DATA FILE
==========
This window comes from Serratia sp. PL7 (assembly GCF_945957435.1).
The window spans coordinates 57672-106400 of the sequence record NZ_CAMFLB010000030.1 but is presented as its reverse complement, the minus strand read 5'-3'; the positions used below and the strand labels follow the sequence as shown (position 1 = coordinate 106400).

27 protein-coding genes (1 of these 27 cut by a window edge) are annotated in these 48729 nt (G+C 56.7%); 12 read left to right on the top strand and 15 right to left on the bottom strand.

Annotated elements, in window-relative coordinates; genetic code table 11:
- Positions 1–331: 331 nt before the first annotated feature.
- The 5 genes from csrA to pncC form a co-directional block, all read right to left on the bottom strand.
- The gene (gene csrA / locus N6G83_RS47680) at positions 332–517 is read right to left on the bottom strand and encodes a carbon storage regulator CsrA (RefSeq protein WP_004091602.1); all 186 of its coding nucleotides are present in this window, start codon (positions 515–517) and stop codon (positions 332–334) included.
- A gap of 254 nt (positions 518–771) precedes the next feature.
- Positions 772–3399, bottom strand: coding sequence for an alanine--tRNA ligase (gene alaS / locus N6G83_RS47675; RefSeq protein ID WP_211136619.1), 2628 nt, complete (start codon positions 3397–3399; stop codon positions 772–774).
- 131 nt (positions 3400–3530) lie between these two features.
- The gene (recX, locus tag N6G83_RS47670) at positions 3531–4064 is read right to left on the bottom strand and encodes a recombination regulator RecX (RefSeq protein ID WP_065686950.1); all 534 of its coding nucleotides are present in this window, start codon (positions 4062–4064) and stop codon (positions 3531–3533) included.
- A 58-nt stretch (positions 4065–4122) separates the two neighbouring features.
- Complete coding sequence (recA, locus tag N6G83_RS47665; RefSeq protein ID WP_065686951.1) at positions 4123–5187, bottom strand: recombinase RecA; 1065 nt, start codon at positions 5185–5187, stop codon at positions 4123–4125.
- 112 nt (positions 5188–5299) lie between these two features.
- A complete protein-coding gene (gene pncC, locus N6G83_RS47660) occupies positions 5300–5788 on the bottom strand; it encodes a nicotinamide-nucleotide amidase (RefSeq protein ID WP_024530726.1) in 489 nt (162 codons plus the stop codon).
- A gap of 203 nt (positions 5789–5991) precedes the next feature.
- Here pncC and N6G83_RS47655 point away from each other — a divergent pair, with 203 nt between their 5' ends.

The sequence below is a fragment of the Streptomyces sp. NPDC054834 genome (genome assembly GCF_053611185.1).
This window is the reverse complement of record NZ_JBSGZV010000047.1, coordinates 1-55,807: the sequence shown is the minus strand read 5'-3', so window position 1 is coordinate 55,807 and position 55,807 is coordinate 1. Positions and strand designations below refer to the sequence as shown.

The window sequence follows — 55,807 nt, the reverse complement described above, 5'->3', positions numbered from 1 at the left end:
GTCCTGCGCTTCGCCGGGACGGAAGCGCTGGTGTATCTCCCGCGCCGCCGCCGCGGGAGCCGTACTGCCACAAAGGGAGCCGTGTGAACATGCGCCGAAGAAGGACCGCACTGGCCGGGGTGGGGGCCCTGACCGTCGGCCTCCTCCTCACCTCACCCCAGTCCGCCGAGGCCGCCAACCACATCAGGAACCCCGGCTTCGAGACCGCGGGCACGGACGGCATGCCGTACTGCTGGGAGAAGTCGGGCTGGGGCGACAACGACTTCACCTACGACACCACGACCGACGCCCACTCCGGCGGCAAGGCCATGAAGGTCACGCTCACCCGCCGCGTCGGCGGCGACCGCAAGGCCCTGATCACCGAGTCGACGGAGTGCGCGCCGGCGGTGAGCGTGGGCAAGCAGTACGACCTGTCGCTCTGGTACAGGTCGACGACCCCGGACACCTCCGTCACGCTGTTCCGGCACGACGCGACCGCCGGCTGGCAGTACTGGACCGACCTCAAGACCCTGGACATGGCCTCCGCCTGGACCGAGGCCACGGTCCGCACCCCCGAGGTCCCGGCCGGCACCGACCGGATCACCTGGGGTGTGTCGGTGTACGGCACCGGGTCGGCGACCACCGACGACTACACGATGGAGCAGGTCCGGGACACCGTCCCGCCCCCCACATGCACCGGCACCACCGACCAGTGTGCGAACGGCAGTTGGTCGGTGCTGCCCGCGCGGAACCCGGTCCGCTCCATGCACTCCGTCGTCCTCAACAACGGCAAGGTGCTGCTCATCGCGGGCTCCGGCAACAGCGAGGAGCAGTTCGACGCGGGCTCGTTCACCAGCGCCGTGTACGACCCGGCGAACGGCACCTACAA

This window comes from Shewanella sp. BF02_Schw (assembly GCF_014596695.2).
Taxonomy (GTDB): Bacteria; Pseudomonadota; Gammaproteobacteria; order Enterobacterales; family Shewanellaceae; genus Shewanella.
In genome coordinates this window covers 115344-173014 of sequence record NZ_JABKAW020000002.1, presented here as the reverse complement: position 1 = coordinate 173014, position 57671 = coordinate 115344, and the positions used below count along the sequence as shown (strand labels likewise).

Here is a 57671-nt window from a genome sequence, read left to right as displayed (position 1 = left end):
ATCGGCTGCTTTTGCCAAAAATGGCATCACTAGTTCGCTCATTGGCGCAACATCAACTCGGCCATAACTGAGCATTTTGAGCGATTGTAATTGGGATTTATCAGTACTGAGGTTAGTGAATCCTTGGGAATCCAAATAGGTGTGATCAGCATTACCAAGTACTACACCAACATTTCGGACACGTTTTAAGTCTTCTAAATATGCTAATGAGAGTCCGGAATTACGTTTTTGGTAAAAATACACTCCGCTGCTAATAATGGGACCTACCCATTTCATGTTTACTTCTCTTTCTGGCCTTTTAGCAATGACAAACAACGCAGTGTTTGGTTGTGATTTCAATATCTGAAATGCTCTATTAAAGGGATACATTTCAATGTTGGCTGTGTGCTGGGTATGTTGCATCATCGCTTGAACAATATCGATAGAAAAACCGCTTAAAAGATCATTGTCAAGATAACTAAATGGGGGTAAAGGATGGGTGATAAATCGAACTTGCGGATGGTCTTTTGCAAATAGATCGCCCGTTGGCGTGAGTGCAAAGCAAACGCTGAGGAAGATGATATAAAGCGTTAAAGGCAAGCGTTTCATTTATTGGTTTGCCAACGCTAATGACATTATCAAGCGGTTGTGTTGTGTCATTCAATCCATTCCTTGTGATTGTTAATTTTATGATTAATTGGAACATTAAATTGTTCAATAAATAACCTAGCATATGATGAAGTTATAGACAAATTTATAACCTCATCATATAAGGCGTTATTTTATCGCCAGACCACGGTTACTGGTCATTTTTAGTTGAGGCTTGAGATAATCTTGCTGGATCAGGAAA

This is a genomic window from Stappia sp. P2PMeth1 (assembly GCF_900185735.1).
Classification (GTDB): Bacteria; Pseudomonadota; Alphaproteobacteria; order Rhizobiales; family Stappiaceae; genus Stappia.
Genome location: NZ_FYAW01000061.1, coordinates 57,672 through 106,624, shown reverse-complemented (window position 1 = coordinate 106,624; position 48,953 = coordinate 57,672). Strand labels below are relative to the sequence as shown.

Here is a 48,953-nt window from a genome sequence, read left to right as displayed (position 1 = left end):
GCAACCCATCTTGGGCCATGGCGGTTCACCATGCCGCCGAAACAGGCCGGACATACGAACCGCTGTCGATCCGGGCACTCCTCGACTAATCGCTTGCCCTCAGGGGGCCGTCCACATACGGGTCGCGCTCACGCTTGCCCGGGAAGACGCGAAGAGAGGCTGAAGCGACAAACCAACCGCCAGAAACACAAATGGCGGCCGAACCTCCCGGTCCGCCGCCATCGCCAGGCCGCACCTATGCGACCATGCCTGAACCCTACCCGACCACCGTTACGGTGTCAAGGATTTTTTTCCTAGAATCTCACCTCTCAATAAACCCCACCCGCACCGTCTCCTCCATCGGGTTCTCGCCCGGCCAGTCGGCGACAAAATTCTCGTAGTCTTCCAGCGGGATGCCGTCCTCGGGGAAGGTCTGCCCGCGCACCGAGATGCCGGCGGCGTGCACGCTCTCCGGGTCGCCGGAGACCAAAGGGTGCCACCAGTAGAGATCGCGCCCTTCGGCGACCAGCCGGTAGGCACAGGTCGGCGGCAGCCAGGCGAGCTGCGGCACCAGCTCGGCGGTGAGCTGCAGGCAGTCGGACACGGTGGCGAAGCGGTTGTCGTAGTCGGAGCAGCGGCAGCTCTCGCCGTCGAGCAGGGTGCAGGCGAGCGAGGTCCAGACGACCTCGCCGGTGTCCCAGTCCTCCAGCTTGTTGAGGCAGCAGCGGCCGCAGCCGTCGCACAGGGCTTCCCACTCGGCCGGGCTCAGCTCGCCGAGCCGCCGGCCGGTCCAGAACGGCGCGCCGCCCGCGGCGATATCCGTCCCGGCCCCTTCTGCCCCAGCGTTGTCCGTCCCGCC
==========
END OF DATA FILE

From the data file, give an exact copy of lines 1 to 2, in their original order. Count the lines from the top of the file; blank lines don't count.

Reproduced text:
This window comes from Serratia sp. PL7 (assembly GCF_945957435.1).
The window spans coordinates 57672-106400 of the sequence record NZ_CAMFLB010000030.1 but is presented as its reverse complement, the minus strand read 5'-3'; the positions used below and the strand labels follow the sequence as shown (position 1 = coordinate 106400).